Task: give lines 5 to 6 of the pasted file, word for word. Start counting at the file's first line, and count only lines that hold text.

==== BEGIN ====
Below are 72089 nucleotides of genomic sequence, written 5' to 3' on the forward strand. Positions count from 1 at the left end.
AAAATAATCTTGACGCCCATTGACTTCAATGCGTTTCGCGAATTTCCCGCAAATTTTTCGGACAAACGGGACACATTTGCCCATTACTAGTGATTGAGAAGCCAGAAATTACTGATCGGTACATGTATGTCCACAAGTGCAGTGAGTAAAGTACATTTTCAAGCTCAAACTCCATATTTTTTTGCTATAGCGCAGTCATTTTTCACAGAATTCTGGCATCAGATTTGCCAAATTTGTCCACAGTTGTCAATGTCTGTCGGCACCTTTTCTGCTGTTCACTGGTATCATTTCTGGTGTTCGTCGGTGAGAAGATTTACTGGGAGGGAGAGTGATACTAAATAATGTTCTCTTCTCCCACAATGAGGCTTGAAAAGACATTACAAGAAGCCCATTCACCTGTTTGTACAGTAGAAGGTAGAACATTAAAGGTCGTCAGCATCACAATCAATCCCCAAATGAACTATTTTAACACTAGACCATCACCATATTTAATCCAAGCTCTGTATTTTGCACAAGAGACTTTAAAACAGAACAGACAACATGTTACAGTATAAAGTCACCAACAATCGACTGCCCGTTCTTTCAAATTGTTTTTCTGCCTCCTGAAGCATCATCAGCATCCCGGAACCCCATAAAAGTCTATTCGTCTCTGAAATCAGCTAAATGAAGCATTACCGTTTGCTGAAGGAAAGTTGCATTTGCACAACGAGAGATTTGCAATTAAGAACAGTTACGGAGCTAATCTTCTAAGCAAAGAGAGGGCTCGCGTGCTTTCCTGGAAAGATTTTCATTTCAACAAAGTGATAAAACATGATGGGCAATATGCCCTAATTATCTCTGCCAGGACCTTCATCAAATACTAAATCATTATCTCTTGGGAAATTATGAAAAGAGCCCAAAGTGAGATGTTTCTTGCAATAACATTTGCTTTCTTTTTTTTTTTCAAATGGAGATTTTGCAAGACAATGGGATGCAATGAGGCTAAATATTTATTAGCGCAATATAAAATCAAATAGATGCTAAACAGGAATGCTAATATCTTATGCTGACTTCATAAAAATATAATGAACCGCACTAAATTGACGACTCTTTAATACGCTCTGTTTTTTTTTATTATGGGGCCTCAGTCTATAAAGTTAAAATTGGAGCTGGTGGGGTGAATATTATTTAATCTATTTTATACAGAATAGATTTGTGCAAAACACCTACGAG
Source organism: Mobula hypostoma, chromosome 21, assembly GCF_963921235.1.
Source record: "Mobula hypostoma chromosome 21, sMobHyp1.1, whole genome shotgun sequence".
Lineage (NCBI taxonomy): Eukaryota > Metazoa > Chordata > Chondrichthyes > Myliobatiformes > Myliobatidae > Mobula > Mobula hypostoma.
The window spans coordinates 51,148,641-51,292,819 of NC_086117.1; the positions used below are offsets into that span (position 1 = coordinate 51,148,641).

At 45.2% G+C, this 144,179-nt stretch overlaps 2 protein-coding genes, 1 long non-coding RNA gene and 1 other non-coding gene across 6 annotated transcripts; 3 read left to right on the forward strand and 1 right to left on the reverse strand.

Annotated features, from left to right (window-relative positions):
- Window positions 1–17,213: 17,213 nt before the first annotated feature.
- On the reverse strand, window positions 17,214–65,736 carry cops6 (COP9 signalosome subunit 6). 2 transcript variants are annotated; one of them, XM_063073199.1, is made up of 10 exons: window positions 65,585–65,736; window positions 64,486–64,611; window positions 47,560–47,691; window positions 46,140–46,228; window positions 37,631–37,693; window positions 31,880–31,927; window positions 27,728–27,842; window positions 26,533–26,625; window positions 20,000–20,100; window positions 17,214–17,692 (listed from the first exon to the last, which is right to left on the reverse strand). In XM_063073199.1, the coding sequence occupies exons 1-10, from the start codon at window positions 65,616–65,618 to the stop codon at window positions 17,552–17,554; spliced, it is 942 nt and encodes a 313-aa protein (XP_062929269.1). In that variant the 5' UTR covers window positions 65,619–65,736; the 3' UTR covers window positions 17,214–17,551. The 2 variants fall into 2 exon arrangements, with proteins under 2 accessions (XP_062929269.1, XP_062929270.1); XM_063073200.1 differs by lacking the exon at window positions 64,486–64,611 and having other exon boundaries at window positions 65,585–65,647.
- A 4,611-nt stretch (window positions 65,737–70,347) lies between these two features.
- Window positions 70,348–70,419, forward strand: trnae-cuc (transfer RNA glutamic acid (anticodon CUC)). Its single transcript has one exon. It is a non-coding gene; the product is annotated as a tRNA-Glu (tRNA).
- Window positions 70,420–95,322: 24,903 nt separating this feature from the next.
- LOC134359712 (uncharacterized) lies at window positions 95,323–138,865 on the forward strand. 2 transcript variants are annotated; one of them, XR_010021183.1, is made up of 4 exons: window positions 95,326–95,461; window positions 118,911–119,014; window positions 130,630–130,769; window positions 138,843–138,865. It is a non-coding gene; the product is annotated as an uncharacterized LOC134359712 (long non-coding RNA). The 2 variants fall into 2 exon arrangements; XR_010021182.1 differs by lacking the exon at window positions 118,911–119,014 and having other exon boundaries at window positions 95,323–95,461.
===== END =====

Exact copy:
Lineage (NCBI taxonomy): Eukaryota > Metazoa > Chordata > Chondrichthyes > Myliobatiformes > Myliobatidae > Mobula > Mobula hypostoma.
The window spans coordinates 51,148,641-51,292,819 of NC_086117.1; the positions used below are offsets into that span (position 1 = coordinate 51,148,641).